BETHESDA, Md. -- Three months into the first attempt tocorrect a genetic disease with human gene therapy, test resultsindicated that the experiment was working, researchers at theNational Institutes of Health (NIH) reported Monday to theagency's Recombinant DNA Advisory Committee (RAC).

Also going well so far is a week-old experiment that uses genetherapy as a treatment for cancer, researchers said.

In the first experiment, now in its fifth month, gene therapyraised the adenosine deaminase (ADA) levels in a 4-year-oldpatient with inherited ADA deficiency, W. French Anderson ofthe NIH's heart, lung and blood institute told the RAC. The firstthree months of data is the most recent information releasedabout the closely followed experiment. The patient, who lacks afunctioning immune system because of her ADA deficiency, hasbeen given periodic infusions of her own white blood cellsengineered to contain an undamaged ADA gene.

Most important, Anderson said that the girl has not developedleukemia following the gene therapy treatment. This was apossible outcome suggested by the experiment's opponents,who speculated that the inserted gene could disrupt the normalgrowth genes of the patient's white blood cells, causing them toproliferate and result in leukemia. Instead, the child's whiteblood cell count declined when, for technical reasons, sheskipped a treatment.

Two patients being treated for melanoma in the more recentgene therapy experiment involving two patients have notexperienced any side effects of the therapy, said Steven A.Rosenberg of the NIH's cancer institute. The patients, a 29-year-old woman and a 42-year-old man with advancedmelanoma, were treated with cells engineered to contain tumornecrosis factor genes. The patients had not responded toprevious treatment.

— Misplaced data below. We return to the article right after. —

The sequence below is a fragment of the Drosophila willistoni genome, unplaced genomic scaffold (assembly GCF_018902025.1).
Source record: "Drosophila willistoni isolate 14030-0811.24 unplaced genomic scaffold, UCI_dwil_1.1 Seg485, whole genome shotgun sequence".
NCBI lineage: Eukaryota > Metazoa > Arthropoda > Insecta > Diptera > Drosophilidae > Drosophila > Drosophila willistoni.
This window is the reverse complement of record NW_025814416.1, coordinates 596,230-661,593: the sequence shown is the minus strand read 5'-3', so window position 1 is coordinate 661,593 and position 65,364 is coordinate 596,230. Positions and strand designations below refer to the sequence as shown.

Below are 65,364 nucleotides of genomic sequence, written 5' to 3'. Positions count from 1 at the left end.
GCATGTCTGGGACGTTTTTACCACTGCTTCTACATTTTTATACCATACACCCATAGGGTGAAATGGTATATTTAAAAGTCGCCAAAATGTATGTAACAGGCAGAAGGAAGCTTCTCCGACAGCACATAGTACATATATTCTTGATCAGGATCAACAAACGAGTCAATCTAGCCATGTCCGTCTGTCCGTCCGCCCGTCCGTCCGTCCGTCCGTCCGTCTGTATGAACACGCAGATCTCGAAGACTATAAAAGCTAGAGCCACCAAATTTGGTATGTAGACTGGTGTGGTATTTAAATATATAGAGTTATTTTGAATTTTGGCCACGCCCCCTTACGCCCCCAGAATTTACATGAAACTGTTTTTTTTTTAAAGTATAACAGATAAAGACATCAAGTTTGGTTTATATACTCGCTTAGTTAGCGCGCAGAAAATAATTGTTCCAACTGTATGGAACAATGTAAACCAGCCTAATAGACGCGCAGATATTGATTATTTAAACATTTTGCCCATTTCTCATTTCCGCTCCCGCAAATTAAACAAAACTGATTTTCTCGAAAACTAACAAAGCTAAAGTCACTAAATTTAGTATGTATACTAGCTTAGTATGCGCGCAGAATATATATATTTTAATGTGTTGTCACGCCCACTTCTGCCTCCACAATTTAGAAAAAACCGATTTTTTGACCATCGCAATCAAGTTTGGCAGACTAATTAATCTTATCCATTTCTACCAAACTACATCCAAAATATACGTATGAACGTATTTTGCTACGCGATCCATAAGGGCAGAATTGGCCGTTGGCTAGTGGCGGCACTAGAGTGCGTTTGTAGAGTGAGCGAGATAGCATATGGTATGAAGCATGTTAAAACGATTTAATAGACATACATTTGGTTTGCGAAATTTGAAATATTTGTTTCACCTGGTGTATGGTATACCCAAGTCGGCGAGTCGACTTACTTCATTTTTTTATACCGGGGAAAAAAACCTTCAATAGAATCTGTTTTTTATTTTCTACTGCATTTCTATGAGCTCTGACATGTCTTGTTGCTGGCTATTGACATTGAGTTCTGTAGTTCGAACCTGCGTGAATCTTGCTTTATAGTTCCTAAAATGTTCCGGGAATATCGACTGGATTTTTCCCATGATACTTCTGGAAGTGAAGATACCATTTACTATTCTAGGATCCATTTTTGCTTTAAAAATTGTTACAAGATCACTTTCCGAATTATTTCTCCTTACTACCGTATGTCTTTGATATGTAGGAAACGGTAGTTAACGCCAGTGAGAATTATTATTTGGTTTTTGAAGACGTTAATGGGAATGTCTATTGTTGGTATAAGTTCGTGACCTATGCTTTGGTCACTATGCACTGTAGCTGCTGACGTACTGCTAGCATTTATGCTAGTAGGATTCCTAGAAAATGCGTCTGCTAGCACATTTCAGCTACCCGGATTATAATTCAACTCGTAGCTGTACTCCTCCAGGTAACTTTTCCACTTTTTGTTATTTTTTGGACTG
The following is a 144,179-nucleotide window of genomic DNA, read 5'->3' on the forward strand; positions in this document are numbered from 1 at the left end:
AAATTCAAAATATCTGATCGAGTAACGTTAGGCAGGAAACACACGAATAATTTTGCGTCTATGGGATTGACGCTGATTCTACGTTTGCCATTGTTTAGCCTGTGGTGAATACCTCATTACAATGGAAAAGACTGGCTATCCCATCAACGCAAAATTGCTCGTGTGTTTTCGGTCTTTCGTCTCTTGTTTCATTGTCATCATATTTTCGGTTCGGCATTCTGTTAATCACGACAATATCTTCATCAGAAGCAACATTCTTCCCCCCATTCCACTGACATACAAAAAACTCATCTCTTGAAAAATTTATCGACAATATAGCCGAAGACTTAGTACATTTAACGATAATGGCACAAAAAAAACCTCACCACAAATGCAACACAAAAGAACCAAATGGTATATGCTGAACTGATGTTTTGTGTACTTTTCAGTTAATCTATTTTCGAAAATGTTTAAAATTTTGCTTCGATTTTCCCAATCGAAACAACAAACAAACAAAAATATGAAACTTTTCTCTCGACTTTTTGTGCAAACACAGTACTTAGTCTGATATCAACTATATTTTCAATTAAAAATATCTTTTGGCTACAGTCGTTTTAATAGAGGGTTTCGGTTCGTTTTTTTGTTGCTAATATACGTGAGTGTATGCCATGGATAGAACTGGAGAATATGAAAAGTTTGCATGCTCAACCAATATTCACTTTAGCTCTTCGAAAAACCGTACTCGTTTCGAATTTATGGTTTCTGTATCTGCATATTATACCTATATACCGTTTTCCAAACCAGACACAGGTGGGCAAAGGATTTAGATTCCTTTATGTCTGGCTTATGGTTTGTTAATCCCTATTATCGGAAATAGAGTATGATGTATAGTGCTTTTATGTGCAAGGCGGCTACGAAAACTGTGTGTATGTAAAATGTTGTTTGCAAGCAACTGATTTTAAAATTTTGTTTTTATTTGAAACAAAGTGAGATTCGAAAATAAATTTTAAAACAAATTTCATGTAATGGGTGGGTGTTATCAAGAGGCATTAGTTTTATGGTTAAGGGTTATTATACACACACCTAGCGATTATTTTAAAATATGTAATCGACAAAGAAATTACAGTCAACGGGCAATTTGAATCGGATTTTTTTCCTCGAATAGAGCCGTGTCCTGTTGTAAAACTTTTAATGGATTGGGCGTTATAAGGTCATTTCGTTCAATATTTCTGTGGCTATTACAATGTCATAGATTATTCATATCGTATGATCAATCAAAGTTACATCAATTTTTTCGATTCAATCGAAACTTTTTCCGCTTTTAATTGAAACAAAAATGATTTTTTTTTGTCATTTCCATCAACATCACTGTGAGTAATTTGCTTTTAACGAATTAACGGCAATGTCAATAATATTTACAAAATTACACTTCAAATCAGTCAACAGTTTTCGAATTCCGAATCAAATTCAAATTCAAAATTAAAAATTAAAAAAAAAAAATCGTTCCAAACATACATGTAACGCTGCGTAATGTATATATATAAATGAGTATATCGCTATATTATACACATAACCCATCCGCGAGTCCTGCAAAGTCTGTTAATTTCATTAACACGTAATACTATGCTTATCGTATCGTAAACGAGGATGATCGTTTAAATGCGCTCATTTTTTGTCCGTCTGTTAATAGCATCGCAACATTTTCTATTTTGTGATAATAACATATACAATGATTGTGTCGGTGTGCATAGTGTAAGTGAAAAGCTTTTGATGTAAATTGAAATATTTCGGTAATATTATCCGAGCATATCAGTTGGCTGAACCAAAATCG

An assessment of the treatment's efficacy is several moremonths away, Rosenberg said.

The RAC on Monday approved a gene transfer experiment to beconducted at the St. Jude Children's Research Hospital inMemphis, Tenn. Researchers there plan to use cells engineeredto contain marker genes to investigate the cause of bonemarrow transplant failure. The transplant is used to treat acutemyelogenous leukemia. The experiment must also be approvedby the Food and Drug Administration.

The RAC asked for additional data regarding an experimentproposed by researchers at the University of Pittsburgh. Theyseek to treat skin cancer patients with genetically markedtumor infiltrating lymphocytes (TIL) plus interleukin-2 (IL-2)and interleukin-4.

The NIH's Anderson and Rosenberg were the first to use gene-marked TIL cells with IL-2 to treat skin cancer in 1989.

-- Carol Ezzell Washington Bureau Chief

(c) 1997 American Health Consultants. All rights reserved.